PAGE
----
The hibiscus flowers, passion fruit, mango, orange peel, licorice root, cinnamon, rose hips (a touch tart), and lemongrass make this tea gorgeous on every level. Just the tiniest addition of honey make it sublime. Um, I really like it.

Each cup of tea represents an imaginary voyage.  ~Catherine Douzel

Most grocery stores and mega-stores end up with a shelf devoted to Celestial Seasonings tea. It is well deserved. They have straight forward teas like green, cranberry, red zinger, and peppermint (which I mix with many other kinds that need a gentle nudge toward tasting good) but their herbal mixes are well known. They have echinancea and vitamin c laden wellness tea, a detox blend, the classic Sleepytime tea and my favorite, Tension Tamer.

This has been a main stay in my household since I was in high school. The promise made by the art on the box was enough for a first buy. The taste and the fact that, by gosh and by golly, I really do feel like a could ride a dragon after a cup (a small dragon - a bug cup) keeps it in constant rotation in the tea cupboard.

The Republic of Tea makes my all time favorite brand. For those who don't partake in alcohol, Rainforest Tea has been imbibed with great effect sans the complete lose of control. Pau D'arco is a tremendous mood enhancer but the addition of allspice, star anise, vanilla bean, rooibos, and cinnamon with exotic spices makes it taste like your on vacation.

They make a fantastic mate,  a lovely and subtle rose petal black tea, so many kinds of oolongs that I haven't been able to try them all, a classic chai, as well as some wonderful wellness teas.

We haven't even gotten into the joys of buying bulk teas! Or flowering teas! Or the teapots themselves. But this is a fine start.

And certainly a great insight into some of the contents of my kitchen.

* you can get the Fucking Tea mug here.

This is not my beautiful house.

This is not my beautiful wife.

Man On The Verge

M. and Mme. Édouard Manet, 1869. By Edgar Degas
"So, I was thinking we could stop by the Snodwell's. She'll soon have the baby and Gretchen says that..." 

"Yes, dear."

Jen Readies Herself For Actual Thought

I've been moved to praise some books of late. And move to "throw one against the wall." But the worst kind of book is one I lay aside after reading it with a shrug. I shall expound on this further as thoughts flood my brain. And I will share the books I loved. Maybe even share the book I read that had me thinking, "All this writer wanted to do was get this book sold as a movie." If you want to write a screenplay, prose still with covers on either side with the word "thriller" assigned to it by your publisher is certain one way of doing it.

More to come...


This is what happens when brain is engaged before engines are revved.

“I have scars on my hands from touching certain people…Certain heads, certain colours and textures of human hair leave permanent marks on me.”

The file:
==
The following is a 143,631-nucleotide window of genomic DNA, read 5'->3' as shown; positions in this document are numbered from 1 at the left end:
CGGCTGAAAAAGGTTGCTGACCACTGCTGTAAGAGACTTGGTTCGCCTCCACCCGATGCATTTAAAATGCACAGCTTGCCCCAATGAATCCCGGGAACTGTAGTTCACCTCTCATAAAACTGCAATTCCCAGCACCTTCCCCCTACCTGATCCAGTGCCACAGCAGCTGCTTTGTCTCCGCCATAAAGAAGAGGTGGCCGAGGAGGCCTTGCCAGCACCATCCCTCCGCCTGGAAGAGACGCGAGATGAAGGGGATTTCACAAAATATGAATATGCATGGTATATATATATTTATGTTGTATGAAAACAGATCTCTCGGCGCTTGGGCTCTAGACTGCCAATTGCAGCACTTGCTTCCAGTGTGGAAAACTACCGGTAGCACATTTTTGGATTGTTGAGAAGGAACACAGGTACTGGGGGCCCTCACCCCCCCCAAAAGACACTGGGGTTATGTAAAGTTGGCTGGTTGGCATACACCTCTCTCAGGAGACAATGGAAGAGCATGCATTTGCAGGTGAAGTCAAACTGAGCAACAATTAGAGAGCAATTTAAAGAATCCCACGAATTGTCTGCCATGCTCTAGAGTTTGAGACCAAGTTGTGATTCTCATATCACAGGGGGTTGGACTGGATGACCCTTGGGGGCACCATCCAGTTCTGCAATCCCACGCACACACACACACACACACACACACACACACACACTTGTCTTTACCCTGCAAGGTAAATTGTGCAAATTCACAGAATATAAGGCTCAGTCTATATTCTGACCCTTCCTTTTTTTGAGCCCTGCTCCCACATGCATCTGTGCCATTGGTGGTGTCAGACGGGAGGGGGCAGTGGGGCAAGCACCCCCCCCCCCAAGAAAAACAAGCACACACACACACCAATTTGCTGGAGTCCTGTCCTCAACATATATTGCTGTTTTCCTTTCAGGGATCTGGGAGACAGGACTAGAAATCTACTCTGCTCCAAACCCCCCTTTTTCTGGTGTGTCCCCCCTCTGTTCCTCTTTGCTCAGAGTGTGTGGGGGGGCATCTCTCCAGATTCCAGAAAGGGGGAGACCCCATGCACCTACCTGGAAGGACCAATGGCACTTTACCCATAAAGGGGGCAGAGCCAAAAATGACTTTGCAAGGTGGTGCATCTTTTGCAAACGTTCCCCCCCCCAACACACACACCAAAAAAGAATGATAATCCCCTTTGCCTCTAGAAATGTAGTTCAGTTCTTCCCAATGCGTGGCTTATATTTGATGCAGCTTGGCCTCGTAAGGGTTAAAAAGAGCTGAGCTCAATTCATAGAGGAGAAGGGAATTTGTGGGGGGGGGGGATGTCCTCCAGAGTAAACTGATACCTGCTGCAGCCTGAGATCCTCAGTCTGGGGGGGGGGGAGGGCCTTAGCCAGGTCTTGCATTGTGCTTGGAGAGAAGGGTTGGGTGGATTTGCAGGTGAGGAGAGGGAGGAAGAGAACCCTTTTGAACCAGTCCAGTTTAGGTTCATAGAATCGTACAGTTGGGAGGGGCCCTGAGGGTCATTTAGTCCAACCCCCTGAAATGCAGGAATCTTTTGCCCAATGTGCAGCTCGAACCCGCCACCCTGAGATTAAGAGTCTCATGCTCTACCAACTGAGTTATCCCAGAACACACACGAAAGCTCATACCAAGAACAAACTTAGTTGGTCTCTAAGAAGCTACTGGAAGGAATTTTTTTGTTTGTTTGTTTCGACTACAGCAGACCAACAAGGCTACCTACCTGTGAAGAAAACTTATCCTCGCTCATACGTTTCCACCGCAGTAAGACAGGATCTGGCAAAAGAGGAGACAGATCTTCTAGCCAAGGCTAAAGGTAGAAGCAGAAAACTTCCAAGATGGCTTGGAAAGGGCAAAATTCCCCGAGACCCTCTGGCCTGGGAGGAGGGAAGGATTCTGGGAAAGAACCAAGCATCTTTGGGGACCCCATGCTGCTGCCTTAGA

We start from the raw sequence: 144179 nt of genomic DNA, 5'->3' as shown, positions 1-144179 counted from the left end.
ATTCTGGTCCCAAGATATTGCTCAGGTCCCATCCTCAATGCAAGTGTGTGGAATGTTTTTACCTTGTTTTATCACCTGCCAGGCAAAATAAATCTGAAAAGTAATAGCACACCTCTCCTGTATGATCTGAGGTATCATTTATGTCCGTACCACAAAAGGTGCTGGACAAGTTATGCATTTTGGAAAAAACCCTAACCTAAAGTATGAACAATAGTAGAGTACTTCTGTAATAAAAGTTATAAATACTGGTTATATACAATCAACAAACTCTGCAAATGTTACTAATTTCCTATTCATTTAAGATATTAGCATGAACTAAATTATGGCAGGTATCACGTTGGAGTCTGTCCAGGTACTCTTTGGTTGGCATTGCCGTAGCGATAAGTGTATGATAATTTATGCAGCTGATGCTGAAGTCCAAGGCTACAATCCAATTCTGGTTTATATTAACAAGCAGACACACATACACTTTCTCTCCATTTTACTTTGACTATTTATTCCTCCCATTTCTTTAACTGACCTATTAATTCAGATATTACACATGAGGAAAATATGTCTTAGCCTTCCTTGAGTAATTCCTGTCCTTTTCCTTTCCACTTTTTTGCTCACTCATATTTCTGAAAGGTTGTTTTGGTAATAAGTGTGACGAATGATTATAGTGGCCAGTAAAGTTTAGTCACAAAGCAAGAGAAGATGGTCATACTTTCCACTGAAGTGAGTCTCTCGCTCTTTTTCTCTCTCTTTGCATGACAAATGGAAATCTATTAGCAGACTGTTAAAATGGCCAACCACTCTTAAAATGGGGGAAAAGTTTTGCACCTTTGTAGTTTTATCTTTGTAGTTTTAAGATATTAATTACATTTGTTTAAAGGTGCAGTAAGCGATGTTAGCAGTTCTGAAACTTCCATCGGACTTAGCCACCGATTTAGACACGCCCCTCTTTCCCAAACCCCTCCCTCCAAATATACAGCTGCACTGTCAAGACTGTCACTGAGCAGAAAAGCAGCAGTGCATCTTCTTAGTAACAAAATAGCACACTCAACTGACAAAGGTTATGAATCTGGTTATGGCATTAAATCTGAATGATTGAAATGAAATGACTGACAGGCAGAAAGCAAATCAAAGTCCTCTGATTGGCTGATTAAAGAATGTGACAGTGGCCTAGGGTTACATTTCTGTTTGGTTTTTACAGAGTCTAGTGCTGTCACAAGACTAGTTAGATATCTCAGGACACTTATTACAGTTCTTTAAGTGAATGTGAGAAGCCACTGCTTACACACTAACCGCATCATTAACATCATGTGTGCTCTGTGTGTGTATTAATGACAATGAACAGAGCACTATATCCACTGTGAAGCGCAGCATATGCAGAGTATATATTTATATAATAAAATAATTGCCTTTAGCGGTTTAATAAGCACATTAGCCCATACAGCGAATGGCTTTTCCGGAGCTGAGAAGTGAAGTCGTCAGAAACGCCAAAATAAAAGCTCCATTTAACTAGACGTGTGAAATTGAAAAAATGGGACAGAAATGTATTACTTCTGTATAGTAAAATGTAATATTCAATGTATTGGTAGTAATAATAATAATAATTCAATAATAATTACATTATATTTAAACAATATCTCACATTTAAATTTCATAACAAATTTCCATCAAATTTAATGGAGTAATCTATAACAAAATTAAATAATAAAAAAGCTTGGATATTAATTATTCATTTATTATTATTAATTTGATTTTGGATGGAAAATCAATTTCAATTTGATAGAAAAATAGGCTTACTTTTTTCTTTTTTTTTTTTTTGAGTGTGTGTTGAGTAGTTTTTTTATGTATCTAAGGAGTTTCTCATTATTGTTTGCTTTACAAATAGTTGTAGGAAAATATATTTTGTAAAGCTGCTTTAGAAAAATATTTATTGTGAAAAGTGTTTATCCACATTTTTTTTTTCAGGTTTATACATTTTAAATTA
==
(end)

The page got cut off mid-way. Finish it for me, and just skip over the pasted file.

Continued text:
― J.D. Salinger, Raise High the Roof Beam, Carpenters and Seymour: An Introduction

If I had my way we’d sleep every night all wrapped around each other like hibernating rattlesnakes.

— William S. Burroughs
Her Beasts - Christer Karlstad


he Reverend Robert Walker Skating on Duddingston Loch
Because skating always has been, and always will be, serious business.


Henry Raeburn

“And she danced; she danced with the music and with the rhythm of earth’s circles; she turned with the earth turning, like a disk, turning all faces to light and to darkness evenly, dancing towards daylight.”

—Anaïs Nin.
Head of a Walrus ~ Albrecht Dürer, 1521

Most mundane

A fence post

My current wallpaper.

Enthralled with the silky texture of the smoke. No idea who took the photo.

By any other name...

"I saw this outside a house near where my girlfriend used to live, I had to take a picture of it! 20 minutes later, having saw me take the photo, the owner of the house came out and stomped all the weeds/plants flat. Some people can't see beauty even if its growing on their property."

Emmet Dwyer (he has a good eye and a fantastic photostream at Flickr)


From Above


...an Indian man waits patiently for his pants.

NYT, Pictures of the Day

From a two-pint pot

A mind for ever
Voyaging through strange seas of Thought, 
-William Wordsworth describing Sir Isaac Newton

Many of our greatest men and women began two steps back and kept sliding until force of will took over for fate. From his own memoirs Newton was said to be so small that he could fit into a two-pint pot. His father died four months before his birth and his step-father was as wicked as any fairy tale could provide despite being a Reverend. He hated the man and resented his mother. "Threatening my father and mother Smith to burn them and the house over them."